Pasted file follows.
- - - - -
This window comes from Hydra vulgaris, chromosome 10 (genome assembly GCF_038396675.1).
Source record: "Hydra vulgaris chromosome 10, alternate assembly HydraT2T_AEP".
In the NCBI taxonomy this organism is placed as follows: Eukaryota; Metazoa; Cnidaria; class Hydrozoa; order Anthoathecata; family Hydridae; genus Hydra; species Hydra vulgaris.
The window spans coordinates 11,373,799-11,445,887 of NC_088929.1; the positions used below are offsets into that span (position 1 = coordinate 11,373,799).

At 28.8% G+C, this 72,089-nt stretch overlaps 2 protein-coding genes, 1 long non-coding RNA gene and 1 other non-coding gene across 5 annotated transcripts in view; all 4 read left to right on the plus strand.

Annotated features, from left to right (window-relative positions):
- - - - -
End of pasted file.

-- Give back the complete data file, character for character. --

This window comes from Hydra vulgaris, chromosome 10 (genome assembly GCF_038396675.1).
Source record: "Hydra vulgaris chromosome 10, alternate assembly HydraT2T_AEP".
In the NCBI taxonomy this organism is placed as follows: Eukaryota; Metazoa; Cnidaria; class Hydrozoa; order Anthoathecata; family Hydridae; genus Hydra; species Hydra vulgaris.
The window spans coordinates 11,373,799-11,445,887 of NC_088929.1; the positions used below are offsets into that span (position 1 = coordinate 11,373,799).

At 28.8% G+C, this 72,089-nt stretch overlaps 2 protein-coding genes, 1 long non-coding RNA gene and 1 other non-coding gene across 5 annotated transcripts in view; all 4 read left to right on the plus strand.

Annotated features, from left to right (window-relative positions):